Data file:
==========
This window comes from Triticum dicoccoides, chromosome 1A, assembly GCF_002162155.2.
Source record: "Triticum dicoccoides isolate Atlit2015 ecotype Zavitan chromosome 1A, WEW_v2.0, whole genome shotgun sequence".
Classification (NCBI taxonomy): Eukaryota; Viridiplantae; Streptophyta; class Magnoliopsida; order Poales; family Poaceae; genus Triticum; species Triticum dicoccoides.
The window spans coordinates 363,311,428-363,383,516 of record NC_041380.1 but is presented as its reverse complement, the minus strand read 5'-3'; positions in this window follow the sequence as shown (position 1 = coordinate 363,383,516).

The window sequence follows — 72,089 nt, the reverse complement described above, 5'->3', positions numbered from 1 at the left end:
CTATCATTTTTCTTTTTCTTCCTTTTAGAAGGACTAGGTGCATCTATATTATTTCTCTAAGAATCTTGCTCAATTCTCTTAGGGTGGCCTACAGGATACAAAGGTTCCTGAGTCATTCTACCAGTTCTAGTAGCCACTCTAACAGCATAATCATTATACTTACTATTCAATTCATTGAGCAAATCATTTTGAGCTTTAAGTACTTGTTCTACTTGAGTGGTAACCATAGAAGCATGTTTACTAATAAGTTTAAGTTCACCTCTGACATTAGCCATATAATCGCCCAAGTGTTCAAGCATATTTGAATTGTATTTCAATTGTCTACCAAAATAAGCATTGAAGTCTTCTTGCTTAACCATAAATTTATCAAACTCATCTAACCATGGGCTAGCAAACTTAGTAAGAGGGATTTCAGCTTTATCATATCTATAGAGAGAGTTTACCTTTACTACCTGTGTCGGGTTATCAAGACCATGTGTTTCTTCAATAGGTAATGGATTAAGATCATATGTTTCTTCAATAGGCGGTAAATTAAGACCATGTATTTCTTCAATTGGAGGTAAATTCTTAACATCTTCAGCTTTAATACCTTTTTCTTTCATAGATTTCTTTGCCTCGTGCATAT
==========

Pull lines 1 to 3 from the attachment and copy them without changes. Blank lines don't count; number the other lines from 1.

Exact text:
This window comes from Triticum dicoccoides, chromosome 1A, assembly GCF_002162155.2.
Source record: "Triticum dicoccoides isolate Atlit2015 ecotype Zavitan chromosome 1A, WEW_v2.0, whole genome shotgun sequence".
Classification (NCBI taxonomy): Eukaryota; Viridiplantae; Streptophyta; class Magnoliopsida; order Poales; family Poaceae; genus Triticum; species Triticum dicoccoides.